Violin students searching for the best violin book will see that there are many options available. It can be difficult to know which one is best and is often dependent on the violin teacher's preferences. It also depends on the approach the teacher will have: if the student is in a private lesson, the books needed will be different than if the student is in an ensemble. Of the Best Violin Books for Beginners, we offer the best violin books for those taking private lessons and those learning violin playing in an ensemble setting.
Table of Contents
What is the Best Violin Book For Beginners?
1. Suzuki School of Music
- Alfred Publishing Co. Model#000144
- Dr. Shinichi Suzuki (Author)
- English (Publication Language)
- 48 Pages - 08/15/2007 (Publication Date) - Alfred Publishing (Publisher)
The Suzuki School of Music is probably one of the most well-known methods out there and is responsible for having completely transformed violin playing and teaching. The Suzuki Violin School was founded by Japanese violinist and pedagogue, Shinichi Suzuki, in the 1950s. Suzuki Violin is founded upon the concept of aural learning, or learning by ear. Shinichi Suzuki first developed this after recognizing that young children tend to learn languages most quickly by ear, not by reading.
With this in mind, Suzuki focused his teaching on aural learning rather than written. He quickly found success with this approach and developed what is now known as the "Suzuki method." The Suzuki Violin School has a few unique characteristics:
- The learning process is primarily aural based - students learn to play the violin by ear first, then learn to read the written notes later. When students practice study pieces, they are expected to also play along with the CD or streaming mp3s, which include piano accompaniment tracks.
- Suzuki is generally taught in a private lesson environment with a violin teacher
- Students as young as three-years-old can learn to play the violin because reading written music is completely removed from the process
- Parents or guardians are expected to be highly involved in the process: parents sit-in on the lesson and are the primary practice supervisor throughout the week between lessons. This allows the parent to reinforce what was taught in the private lessons, such as warm-up exercises, left hand finger placement, and bowing techniques.
- The series begins with folk songs but progresses to quite an advanced level. By the end of the series, students will have learned advanced techniques such as double stops and at least one concerto.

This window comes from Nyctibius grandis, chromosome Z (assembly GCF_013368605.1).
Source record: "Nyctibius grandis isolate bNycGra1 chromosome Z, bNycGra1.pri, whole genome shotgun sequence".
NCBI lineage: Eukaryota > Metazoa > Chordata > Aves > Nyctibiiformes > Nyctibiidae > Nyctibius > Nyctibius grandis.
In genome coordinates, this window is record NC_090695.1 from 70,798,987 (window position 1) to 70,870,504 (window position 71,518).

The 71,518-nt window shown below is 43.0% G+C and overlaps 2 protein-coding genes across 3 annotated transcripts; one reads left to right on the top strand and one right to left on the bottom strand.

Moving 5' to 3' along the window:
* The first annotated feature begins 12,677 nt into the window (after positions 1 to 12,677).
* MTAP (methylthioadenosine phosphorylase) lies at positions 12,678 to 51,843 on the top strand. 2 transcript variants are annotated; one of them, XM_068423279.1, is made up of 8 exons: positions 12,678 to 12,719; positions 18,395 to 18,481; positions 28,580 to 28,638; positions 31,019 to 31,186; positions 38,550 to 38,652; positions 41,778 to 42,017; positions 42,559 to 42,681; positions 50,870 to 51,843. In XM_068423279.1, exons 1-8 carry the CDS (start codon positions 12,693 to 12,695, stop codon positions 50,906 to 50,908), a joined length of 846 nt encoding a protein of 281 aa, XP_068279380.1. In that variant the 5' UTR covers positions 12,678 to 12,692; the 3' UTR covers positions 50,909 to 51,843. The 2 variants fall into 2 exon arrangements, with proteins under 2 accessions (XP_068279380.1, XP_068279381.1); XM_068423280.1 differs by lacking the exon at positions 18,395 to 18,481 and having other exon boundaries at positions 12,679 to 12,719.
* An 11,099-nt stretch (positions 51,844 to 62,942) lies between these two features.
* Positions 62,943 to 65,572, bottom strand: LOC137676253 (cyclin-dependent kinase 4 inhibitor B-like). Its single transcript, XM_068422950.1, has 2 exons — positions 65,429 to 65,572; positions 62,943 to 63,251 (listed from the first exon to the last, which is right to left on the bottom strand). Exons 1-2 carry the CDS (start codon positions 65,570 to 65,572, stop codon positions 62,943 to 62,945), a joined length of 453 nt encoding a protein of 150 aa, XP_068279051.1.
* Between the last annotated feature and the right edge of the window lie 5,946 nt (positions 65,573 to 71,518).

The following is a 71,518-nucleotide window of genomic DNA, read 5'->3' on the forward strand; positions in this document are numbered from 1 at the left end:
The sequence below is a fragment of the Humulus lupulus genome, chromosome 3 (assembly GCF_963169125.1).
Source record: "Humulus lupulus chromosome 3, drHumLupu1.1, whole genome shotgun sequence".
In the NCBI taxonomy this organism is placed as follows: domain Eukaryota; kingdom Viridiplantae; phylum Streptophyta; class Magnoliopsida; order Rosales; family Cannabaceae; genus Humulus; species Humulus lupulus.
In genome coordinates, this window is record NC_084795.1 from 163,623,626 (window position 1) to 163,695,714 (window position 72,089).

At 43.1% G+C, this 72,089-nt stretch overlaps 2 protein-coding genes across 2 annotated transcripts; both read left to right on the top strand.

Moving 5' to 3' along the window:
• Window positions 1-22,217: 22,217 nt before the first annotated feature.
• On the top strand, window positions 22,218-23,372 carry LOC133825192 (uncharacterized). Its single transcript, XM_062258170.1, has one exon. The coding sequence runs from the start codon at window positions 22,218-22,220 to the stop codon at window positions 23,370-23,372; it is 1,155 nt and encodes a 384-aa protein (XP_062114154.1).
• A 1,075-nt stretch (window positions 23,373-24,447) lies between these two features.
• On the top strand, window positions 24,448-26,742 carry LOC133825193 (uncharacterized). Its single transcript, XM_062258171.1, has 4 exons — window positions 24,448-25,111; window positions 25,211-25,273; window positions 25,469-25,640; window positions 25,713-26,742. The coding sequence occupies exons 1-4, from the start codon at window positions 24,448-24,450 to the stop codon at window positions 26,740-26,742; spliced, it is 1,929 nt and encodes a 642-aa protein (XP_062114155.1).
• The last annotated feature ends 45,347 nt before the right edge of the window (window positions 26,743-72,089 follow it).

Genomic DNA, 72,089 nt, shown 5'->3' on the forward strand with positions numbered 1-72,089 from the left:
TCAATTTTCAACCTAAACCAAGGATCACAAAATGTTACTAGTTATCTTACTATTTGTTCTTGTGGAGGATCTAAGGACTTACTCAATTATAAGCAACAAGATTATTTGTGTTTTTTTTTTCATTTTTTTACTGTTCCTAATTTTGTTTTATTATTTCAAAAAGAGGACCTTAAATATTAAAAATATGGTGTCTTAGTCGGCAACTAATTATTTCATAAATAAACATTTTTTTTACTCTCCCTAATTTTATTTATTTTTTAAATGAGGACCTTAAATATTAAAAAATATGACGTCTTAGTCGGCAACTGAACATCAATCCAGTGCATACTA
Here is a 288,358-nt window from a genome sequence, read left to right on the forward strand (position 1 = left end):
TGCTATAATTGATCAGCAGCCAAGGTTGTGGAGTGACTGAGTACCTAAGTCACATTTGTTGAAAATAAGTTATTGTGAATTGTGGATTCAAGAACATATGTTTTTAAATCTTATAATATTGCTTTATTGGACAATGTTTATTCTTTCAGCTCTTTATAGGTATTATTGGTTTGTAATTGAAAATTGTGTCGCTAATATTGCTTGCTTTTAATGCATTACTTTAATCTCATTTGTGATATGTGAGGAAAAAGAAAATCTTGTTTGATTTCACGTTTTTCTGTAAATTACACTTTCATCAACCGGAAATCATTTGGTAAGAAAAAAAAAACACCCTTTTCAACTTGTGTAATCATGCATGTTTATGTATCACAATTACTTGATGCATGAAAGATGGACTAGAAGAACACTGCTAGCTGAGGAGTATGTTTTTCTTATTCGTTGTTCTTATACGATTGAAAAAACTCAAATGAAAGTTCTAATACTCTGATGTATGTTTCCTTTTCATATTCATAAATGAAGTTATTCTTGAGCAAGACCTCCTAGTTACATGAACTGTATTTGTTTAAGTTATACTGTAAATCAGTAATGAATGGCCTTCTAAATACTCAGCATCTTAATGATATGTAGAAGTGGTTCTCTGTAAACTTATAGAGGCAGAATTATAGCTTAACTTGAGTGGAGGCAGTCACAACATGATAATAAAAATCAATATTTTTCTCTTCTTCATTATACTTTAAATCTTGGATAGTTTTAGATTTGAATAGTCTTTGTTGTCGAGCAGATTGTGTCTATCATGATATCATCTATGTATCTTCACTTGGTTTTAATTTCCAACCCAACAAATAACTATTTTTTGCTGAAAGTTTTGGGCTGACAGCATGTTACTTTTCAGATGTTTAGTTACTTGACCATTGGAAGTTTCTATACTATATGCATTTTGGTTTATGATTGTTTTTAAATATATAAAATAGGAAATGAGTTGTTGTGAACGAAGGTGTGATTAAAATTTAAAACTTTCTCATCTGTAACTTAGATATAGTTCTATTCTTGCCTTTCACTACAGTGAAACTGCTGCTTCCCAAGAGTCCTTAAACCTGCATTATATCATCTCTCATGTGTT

If you have signed up for violin lessons with a Suzuki Violin School teacher, then you'll definitely need these violin books:
- Suzuki Violin School: Book 1
- Suzuki Violin School: Book 2
- Suzuki Violin School: Book 3
- Suzuki Violin School: Book 4
- Suzuki Violin School: Book 5
- Suzuki Violin School: Book 6
- Suzuki Violin School: Book 7
- Suzuki Violin School: Book 8
- Suzuki Violin School: Book 9
- Suzuki Violin School: Book 10
- Suzuki Violin School Complete Set (Books 1 - 10)
2. ABCs of Violin
- ABCs of Violin for the Absolute Beginner
- Janice Tucker Rhoda (Author)
- English (Publication Language)
- 48 Pages - 01/01/1998 (Publication Date) - Carl Fischer Music (Publisher)
The ABCs of Violin for the Absolute Beginner series is also focused on individual learning as opposed to group learning. This series has a more traditional approach to violin learning and welcomes learners of all ages. The series begins with easy note reading from the very beginning.
Book One contains a nice balance of visual aids and lays out beginning violin technique in an easy to understand way. The book includes downloadable mp3s of the performance pieces as well as piano accompaniment for the violinist to play along with. You can also download PDF sheet music of the piano accompaniment if you want to perform the pieces with a pianist.
The series also contains a fingering chart, practice chart, musical term glossary, and warm-up exercises.
This series is great for anyone new to playing the violin and is one of the best books for a beginner who wants to learn music fundamentals in addition to learning the violin.
3. Essential Elements for Strings
- Each Book Includes My EE Library
- Start-up Video: learn the basics
- Play-along MP3: features professional players on your instrument
- Duets and Trios: print and play parts with friends
- Music Listening Library: hear great pieces for orchestra
The Essential Elements for Strings series (from Hal Leonard Music) is one of the most popular and best-selling ensemble-based series books and for good reason. The Essential Elements paces its curriculum steadily for beginners and in such a way that allows all string instruments to learn together in an ensemble setting. Essential Elements for Strings offers exercises for everyone to learn together while also offering targeted exercises that help each instrument focus on technique and sound for their particular instrument.
The series also offers a unique virtual component called Essential Elements Interactive (EEi). EEi is an online resource that can be accessed from any device. EEi can be used to enhance and reinforce music theory, history, and cross-curriculum learning, making it a well-rounded choice for the beginner violin player.
4. All for Strings
- All for Strings Book 1 Violin
- All for strings is a comprehensive three-volume method surrounded by a wealth of supplementary materials for teaching and performance
- This complete curriculum covers virtually every aspect of beginning through intermediate string study, emphasizing technical skills, rhythmic understanding, and quality musical experiences
- Many of the National Standards for Music Education can be easily implemented into the classroom setting with the varied components All for Strings has to offer
- Book 1 provides a well-rounded course of study for all beginning string students